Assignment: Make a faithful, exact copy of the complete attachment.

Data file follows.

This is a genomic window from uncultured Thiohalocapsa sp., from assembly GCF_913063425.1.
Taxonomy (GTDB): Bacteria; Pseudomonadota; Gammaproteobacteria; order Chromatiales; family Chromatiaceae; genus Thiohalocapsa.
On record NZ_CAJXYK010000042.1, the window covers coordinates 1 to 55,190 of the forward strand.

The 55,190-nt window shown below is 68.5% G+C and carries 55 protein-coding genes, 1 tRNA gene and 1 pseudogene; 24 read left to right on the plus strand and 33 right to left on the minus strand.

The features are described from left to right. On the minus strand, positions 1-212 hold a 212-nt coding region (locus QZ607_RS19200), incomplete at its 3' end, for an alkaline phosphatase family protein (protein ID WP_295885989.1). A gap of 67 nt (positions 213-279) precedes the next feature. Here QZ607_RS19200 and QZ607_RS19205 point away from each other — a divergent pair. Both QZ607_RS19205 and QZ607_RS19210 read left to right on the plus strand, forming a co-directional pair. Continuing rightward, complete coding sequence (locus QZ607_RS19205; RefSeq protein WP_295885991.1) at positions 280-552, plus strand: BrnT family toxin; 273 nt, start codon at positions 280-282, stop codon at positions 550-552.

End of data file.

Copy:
This is a genomic window from uncultured Thiohalocapsa sp., from assembly GCF_913063425.1.
Taxonomy (GTDB): Bacteria; Pseudomonadota; Gammaproteobacteria; order Chromatiales; family Chromatiaceae; genus Thiohalocapsa.
On record NZ_CAJXYK010000042.1, the window covers coordinates 1 to 55,190 of the forward strand.

The 55,190-nt window shown below is 68.5% G+C and carries 55 protein-coding genes, 1 tRNA gene and 1 pseudogene; 24 read left to right on the plus strand and 33 right to left on the minus strand.

The features are described from left to right. On the minus strand, positions 1-212 hold a 212-nt coding region (locus QZ607_RS19200), incomplete at its 3' end, for an alkaline phosphatase family protein (protein ID WP_295885989.1). A gap of 67 nt (positions 213-279) precedes the next feature. Here QZ607_RS19200 and QZ607_RS19205 point away from each other — a divergent pair. Both QZ607_RS19205 and QZ607_RS19210 read left to right on the plus strand, forming a co-directional pair. Continuing rightward, complete coding sequence (locus QZ607_RS19205; RefSeq protein WP_295885991.1) at positions 280-552, plus strand: BrnT family toxin; 273 nt, start codon at positions 280-282, stop codon at positions 550-552.